Animal Names from Animal Names
Not long ago at work I was part of a team working on an educational cartoon about sea creatures. The term 鲸鱼 was used in the script. Someone pointed out that the correct term for the mammal is actually 鲸, since a whale is, in fact, not a fish at all (the 鱼 character in means “fish”). I found this quite interesting. In English we don’t need to worry about the actual name of a whale; its name doesn’t carry that information. Still, you hear some of the same kind of nomenclature lecturing from the zoologist crowd when people say “panda bear” or “koala bear.”
I think probably every language has funny words for animals that are based on other animals. In English we have guinea pig, groundhog, hedgehog, prairie dog, jellyfish, and sea lion. I don’t think those are going to change. The ones targeted for “revision” seem to be the ones that are actually potentially misleading due to great similarity.
If you’re a foreigner just learning the Chinese language, however, there are a lot of animal names that could be misleading. Some of the ones that come to mind:
– 鳄鱼 (lit. “alligator fish”) — alligator or crocodile
– 熊猫 (lit. “bear cat”) — panda
– 龙猫 (lit. “dragon cat”) — chinchilla
– 河马 (lit. “river horse”) — hippopotamus
– 长颈鹿 (lit. “long neck deer”) — giraffe (hey, some deer do have long necks!)
– 荷兰猪 (lit. “Dutch pig”) — guinea pig
– 海豚/海猪 (lit. “sea pig”) — dolphin
– 豪猪/箭猪 (lit. “badass/arrow pig”) — porcupine
– 壁虎 (lit. “wall tiger”) — gecko
– 田鸡 (lit. “field chicken”) — (edible) frog
I’m sure there are more, but I’m not a Chinese animal name encyclopedia.
Maybe I’ve left out a lot, but it seems to me that Chinese does a lot more “borrowing” of animal names to create new animal names than English does. Could it be related to Chinese characters? (A large number of animals have their own characters, but at some point that practice becomes impractical.) It seems that a much greater proportion of animal names in English are loanwords.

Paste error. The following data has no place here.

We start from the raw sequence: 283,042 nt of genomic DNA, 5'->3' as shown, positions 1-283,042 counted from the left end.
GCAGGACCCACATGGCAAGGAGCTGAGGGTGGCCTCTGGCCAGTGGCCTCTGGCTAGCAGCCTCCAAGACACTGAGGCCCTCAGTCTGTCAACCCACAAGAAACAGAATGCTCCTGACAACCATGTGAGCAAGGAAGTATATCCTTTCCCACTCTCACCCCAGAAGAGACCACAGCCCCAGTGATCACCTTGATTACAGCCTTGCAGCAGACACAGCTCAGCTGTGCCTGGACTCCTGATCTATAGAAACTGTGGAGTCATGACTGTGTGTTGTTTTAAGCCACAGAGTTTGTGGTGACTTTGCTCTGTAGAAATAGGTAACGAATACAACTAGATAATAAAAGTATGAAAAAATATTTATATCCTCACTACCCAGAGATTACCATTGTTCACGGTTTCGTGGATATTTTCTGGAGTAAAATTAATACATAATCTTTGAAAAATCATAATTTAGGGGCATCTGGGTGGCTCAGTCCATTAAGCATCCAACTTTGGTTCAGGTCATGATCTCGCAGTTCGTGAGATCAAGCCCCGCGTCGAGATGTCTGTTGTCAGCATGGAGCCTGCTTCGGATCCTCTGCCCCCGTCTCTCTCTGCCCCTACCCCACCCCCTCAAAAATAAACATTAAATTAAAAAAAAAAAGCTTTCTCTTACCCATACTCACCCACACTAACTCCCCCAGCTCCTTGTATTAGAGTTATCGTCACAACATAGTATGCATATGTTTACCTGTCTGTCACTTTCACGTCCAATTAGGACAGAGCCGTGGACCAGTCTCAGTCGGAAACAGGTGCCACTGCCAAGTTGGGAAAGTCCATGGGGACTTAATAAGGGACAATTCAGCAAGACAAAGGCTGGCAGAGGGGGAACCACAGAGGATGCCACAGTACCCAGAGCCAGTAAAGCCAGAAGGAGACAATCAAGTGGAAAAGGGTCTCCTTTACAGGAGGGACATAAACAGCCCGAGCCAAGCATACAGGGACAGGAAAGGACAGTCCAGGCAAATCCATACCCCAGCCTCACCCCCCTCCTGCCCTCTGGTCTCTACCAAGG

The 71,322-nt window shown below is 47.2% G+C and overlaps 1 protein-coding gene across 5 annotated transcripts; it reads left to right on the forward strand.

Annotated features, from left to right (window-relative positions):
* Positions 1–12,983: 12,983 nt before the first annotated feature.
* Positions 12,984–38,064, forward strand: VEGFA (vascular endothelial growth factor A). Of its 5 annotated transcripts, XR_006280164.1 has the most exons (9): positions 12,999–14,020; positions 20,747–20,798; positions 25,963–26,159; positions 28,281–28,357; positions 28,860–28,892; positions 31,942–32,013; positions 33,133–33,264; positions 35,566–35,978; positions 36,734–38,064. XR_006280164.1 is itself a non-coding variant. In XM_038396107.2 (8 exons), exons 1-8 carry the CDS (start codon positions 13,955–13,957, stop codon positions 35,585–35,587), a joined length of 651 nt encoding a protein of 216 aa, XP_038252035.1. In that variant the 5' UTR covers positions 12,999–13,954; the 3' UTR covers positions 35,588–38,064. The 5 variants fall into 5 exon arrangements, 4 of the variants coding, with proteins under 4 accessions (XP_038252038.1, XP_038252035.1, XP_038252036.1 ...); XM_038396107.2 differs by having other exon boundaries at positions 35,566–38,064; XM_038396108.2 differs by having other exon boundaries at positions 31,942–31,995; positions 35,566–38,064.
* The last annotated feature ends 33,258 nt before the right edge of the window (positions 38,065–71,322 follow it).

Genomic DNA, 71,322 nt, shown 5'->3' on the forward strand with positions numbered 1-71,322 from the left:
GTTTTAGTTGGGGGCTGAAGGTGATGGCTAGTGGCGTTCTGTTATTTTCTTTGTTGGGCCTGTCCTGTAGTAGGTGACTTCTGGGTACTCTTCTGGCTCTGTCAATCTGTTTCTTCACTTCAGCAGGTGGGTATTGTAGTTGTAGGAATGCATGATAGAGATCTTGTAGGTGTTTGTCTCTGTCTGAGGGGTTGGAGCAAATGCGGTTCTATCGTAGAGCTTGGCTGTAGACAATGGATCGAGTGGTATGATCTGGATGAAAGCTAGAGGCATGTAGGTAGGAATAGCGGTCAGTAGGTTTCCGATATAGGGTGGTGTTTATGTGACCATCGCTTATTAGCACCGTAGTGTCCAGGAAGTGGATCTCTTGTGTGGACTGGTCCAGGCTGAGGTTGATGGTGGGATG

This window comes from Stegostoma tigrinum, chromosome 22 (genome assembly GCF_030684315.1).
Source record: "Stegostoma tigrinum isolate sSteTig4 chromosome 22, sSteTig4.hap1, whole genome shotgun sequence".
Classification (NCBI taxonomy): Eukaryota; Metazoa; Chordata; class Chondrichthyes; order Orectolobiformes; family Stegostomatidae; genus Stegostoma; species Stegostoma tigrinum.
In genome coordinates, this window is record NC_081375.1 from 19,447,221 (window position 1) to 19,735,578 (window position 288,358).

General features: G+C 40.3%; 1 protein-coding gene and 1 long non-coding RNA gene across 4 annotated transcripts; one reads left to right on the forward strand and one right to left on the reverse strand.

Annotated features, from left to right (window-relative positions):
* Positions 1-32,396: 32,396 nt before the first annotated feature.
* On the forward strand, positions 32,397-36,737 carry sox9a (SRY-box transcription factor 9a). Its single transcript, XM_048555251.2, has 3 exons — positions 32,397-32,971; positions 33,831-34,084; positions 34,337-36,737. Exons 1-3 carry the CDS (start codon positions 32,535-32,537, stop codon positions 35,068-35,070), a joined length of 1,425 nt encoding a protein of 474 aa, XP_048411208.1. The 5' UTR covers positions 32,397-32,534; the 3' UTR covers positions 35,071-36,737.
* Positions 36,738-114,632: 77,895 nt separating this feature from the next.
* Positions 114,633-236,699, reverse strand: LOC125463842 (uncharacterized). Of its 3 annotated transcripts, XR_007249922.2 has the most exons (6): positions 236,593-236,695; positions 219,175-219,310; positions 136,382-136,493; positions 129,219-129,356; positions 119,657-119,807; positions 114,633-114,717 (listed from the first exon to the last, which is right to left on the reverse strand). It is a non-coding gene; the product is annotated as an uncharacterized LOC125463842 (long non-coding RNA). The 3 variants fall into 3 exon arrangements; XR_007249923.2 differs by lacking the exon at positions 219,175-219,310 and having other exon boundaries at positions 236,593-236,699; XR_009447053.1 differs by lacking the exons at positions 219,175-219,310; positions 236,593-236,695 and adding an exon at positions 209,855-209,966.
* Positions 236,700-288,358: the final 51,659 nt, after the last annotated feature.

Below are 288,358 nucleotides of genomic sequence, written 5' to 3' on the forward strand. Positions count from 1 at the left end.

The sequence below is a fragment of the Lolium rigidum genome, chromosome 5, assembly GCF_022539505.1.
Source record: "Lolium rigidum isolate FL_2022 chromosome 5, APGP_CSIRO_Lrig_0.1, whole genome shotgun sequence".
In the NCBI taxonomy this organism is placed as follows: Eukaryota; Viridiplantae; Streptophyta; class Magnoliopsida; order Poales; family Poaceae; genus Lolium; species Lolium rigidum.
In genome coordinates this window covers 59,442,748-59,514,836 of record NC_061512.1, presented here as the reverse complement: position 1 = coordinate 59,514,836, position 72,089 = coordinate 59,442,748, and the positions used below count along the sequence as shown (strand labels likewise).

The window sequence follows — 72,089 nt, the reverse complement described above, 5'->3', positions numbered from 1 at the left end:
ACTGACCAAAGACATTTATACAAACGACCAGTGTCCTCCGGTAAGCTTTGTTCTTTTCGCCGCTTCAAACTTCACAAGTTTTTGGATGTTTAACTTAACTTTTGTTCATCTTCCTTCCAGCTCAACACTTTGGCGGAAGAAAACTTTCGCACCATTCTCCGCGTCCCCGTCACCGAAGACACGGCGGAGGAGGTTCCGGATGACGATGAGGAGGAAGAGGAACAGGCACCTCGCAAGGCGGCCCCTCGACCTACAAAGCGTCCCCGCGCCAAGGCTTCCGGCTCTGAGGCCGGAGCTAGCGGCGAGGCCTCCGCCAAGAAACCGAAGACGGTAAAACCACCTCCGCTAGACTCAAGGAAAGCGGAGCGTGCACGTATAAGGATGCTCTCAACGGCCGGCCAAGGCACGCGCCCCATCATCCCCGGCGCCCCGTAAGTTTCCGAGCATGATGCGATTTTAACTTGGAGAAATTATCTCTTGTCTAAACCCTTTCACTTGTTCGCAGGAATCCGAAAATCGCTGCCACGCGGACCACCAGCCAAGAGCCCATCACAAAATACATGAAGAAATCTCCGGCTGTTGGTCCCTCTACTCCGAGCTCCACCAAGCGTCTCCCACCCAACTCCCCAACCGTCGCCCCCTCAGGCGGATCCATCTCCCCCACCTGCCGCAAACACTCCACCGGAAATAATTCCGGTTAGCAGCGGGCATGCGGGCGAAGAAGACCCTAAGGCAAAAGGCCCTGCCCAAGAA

I’m not really trying to prove anything here… Just throwing out a few thoughts. Also, I think it’s names like the Chinese examples above that make learning a new language interesting, so it’s a fun thing to share.
For ref, Hippopotamus is from the greek for river horse, exactly they same really. Love the arrow pig though.
what about ‘whale shark’?
I had a feeling that was the case. The etymology isn’t totally transparent to speakers of English, though, so it’s different from the Chinese version in that respect.
虎鲸 (tiger whale) = killer whale.
When you’re a foreigner and you’re first learning the language, animal body parts can be useful too when you are eating out. 🙁
As you just demonstrated, there are many kinds of fish and those fish have many different parts to their anatomies as do all other animals.
Oh I so remember the times of looking at a menu to see 牛 and thinking, oh, okay, that’s beef….cows have many PARTS.
see where I’m going?
some interesting names
琢木鸟 (pecking wood bird) hickwall
企鹅 (looking goose) penguin
恐龙 (horrible dragon) dinosaur
乌贼 (black thief) cuttlefish
水母 (water mother) acaleph
Great words. 企 is probably better as “to stand on tiptoes,” though.
四脚蛇 (lit. “four legged snake”) = 壁虎 (lit. “wall tiger”) = as John said, gecko (lizard)
Don’t know why but 八哥 (lit. “eighth brother”) = a talking bird or mynah
Now on to 牛 (cows?)
蜗牛 (lit. “spiral/worm cow”) – snail, watch for it in a restaurant menu
犀牛 (lit. “sharp/horned cow”) – rhino
In some dialects 屎巴牛(lit. “fecal dung cow”) = 屎壳郎 (lit. “shit clown” I guess, or “shelled-guy of faeces”) = dung beetle
In Dutch a whale is a fish as well (‘walvis’; ‘walvis’=’fish’/’鱼’)
I always did think us Flemings were much closer to the Chinese mentality than US Americans;-)
Some of my favorites that aren’t included are: